Simple things like steel wool pot cleaners have had to be banned because people were putting them across battery terminals to heat them up. And a raft of other things – not “privileges” but essential everyday items – are being added to the banned list, as there’s no end to a nictotine addict’s ingenuity.

    Tensions are noticeably higher, and staff are forced to police a rule which has absolutely no disciplinary value (unlike, say, searching for other contraband like weapons or drugs).

    To those who ask why prisoners should have such a “privlege” I have two questions:

    1. Prisoners buy the tobacco with the money they earn from working. The taxpayer doesn’t supply it. So why should you care if people whom you clearly despise are harming their health?

    2. Why should prison staff be placed in an environment of increased risk for no good reason other than (supposedly) the health of prisoners?

    Meanwhile, whilst crowing about his “success” in creating this mess, the Minister has allowed a situation to develop where, for instance, a female staff member is left alone in charge of 150 male prisoners, including one who has repeatedly threatened to rape and kill her.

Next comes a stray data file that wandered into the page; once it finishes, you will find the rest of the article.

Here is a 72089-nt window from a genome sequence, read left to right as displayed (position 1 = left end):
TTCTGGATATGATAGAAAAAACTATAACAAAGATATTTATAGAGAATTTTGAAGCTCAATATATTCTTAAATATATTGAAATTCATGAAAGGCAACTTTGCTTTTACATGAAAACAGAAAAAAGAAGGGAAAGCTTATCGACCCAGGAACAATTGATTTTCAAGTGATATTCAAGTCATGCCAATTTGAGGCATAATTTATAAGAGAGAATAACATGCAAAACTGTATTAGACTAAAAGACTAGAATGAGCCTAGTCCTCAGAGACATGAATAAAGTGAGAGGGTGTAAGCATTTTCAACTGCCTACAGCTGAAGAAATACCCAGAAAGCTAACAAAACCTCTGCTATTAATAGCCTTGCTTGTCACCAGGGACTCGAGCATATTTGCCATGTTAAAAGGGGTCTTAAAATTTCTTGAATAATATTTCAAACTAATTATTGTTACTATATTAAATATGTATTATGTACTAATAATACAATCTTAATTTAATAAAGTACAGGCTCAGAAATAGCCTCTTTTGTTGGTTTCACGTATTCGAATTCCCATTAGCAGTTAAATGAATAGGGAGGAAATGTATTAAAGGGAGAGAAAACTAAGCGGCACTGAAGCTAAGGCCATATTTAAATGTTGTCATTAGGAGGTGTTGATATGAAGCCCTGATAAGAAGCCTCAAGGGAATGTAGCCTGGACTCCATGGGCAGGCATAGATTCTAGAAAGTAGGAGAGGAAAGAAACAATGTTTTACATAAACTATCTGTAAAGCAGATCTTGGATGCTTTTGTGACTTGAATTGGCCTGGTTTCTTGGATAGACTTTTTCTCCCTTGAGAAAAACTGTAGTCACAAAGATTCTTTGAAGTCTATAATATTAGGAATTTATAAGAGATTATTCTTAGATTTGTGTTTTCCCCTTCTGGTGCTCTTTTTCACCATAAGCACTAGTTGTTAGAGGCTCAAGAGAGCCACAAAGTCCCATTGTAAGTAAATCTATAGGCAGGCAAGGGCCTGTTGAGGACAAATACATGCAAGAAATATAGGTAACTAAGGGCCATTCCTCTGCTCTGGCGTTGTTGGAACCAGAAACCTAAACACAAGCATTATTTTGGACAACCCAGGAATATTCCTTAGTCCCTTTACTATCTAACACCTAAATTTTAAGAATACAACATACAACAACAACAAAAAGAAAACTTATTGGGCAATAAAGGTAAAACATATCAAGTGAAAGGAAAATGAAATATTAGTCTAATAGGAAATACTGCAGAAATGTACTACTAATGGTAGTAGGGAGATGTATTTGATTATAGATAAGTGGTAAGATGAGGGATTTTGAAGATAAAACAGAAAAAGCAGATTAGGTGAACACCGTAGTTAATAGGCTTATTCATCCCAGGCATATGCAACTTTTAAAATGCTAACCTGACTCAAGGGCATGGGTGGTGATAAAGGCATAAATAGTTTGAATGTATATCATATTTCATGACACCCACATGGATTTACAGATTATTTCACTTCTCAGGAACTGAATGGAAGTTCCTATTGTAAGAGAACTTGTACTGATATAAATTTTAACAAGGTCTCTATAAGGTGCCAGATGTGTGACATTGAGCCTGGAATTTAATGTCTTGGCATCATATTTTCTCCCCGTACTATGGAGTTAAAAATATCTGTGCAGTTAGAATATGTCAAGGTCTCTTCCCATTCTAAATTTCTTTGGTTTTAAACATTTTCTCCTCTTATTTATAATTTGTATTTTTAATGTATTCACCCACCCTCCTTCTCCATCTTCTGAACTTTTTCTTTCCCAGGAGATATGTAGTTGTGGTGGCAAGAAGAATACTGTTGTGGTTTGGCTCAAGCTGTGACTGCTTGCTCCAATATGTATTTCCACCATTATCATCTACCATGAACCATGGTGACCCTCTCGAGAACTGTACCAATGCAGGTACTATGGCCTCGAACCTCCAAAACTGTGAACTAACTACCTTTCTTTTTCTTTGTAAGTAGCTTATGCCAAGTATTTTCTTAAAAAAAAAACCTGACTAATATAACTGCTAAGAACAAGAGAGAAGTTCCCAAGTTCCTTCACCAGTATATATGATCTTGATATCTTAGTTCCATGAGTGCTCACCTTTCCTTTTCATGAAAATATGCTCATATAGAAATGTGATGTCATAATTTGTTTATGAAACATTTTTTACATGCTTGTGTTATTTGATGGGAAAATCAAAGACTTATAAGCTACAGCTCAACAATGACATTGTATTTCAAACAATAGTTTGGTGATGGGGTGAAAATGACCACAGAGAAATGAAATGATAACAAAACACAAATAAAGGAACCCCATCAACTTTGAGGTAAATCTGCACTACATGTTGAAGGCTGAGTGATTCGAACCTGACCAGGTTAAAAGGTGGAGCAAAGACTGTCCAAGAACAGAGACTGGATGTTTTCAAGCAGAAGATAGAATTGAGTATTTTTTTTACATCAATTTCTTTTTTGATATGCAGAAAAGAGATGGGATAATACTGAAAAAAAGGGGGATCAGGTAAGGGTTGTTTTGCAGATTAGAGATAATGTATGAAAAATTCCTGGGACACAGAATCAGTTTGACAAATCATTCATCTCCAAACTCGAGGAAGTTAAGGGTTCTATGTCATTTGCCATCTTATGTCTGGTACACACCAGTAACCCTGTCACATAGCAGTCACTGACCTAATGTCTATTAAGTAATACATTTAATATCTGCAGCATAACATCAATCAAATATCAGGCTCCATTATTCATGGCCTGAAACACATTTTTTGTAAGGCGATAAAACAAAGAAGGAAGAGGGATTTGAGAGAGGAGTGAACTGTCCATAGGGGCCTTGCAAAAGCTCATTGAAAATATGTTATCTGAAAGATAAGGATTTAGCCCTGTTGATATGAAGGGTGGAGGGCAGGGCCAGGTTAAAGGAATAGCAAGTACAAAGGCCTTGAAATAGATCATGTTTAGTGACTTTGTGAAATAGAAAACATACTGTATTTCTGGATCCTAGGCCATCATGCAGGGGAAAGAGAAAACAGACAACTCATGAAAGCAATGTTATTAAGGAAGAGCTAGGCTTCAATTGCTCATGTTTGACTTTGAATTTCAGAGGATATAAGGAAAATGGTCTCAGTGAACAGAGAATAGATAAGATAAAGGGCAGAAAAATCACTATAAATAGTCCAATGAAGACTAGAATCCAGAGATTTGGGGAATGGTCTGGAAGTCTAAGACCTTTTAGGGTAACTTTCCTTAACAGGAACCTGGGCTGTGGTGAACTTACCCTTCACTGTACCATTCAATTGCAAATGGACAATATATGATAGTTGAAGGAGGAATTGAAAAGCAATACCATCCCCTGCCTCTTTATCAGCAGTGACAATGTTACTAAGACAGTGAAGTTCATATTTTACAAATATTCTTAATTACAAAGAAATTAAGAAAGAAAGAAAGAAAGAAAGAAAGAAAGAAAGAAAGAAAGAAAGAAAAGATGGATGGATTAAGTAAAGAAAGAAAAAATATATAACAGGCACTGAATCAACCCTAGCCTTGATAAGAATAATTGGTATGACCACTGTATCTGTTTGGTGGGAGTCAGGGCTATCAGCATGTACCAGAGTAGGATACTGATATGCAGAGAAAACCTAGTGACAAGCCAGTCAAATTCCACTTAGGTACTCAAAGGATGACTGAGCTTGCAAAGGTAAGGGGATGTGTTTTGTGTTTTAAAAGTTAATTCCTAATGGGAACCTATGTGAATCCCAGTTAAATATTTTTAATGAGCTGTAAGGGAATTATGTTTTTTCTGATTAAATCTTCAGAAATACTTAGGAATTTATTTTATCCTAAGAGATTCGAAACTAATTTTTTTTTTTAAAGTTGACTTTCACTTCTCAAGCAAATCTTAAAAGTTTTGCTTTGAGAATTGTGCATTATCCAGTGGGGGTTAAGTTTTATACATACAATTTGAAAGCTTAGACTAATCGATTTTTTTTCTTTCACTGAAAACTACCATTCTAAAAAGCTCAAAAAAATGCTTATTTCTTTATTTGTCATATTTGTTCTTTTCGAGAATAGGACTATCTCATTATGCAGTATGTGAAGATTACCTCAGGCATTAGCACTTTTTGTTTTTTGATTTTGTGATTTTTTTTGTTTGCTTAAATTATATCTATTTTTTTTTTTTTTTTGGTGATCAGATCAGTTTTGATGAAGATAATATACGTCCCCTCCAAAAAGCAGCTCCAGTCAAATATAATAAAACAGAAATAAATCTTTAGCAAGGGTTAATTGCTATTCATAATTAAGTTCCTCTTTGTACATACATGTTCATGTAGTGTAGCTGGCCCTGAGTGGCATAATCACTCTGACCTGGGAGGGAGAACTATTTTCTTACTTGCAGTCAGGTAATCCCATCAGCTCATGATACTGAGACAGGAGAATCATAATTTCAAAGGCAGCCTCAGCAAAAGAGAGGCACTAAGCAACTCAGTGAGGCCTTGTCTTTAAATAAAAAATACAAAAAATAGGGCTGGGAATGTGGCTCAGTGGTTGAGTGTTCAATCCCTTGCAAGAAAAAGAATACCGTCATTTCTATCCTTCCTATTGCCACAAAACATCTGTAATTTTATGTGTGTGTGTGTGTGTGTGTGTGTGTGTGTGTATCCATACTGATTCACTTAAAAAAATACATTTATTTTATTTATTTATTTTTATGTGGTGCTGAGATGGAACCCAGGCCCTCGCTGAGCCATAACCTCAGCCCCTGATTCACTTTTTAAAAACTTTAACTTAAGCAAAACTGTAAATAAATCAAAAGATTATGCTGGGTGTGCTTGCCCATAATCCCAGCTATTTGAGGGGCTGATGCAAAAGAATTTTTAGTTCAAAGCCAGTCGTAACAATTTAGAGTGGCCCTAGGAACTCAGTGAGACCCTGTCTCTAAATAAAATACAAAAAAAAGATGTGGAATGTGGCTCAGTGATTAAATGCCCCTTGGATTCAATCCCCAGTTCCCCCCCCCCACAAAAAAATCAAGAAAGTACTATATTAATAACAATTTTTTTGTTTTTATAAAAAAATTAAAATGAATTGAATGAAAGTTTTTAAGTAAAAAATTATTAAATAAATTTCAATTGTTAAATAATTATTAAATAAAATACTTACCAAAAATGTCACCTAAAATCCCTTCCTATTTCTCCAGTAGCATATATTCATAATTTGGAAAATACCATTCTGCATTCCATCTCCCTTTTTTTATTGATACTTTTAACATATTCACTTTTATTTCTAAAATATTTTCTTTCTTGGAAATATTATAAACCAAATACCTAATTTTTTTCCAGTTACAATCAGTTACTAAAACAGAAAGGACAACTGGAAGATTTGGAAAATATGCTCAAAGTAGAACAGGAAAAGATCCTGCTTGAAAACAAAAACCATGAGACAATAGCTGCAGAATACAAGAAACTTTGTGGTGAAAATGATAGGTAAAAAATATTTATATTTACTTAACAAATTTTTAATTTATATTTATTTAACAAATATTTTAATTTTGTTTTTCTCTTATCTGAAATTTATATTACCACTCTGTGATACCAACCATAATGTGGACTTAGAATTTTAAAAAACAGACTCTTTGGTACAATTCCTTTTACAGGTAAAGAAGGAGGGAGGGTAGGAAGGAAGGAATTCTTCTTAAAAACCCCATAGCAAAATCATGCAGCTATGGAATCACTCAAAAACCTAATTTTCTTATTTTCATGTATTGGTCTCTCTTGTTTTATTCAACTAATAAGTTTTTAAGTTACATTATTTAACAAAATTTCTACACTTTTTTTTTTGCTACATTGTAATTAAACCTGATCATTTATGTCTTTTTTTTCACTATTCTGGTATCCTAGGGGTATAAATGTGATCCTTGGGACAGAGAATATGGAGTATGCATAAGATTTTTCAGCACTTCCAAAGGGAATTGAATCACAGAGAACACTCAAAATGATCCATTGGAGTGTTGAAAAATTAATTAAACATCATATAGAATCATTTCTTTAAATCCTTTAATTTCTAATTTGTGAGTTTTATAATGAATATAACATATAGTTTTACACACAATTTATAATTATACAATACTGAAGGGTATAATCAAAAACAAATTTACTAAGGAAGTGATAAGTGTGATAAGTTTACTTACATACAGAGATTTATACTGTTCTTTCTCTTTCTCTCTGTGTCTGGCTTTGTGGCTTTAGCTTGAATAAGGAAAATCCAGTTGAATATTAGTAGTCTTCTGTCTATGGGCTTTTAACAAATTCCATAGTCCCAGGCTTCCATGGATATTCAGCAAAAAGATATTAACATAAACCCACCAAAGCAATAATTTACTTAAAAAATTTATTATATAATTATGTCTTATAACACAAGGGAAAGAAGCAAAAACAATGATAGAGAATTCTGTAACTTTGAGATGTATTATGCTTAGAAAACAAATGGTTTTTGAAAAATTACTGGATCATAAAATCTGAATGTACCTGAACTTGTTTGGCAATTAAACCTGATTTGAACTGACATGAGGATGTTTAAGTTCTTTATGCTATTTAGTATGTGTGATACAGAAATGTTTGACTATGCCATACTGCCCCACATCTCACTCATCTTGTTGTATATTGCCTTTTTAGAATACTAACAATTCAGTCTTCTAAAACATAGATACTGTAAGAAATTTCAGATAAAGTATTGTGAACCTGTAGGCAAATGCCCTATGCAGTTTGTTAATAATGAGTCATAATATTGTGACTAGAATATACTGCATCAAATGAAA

Prisoners are sent to prison as a punishment, not to be punished. Rather than dreaming up new ways to make prisons unpleasant for prisoners (and thus for staff also) to fulfil their sadistic streaks, Ministers of Corrections would be better advised to expend their efforts and their budgets on properly resourcing prisons so staff are not spread too thinly, overworked, and unnecessarily exposed to danger.

    But then of course that’s just doing the job we pay them to do, and which the officers – who put their personal safety on the line to keep us sfae – have a right to expect.

    It doesn’t play well in the newspapers, or with the “hang ‘em all” mob, unlike a smoking ban, which you can bet “Crusher” will be onto like a dog on roadkill.

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  9. dad4justice (8,222 comments) says:

    Meanwhile in the REAL WORLD petey georgie the prisoners enjoy up in smoke utopia. Another kg goes thru the gate!!

    Rex – big blouse is Crusher’s pathetic poodle.

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  10. Pete George (23,567 comments) says:

    It doesn’t mean they should though d4j. Or are you suggesting that rules that are flouted shouldn’t be in place?

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  11. dad4justice (8,222 comments) says:

    Are there rules in place petey? You could have fooled me matey!

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  12. s.russell (1,642 comments) says: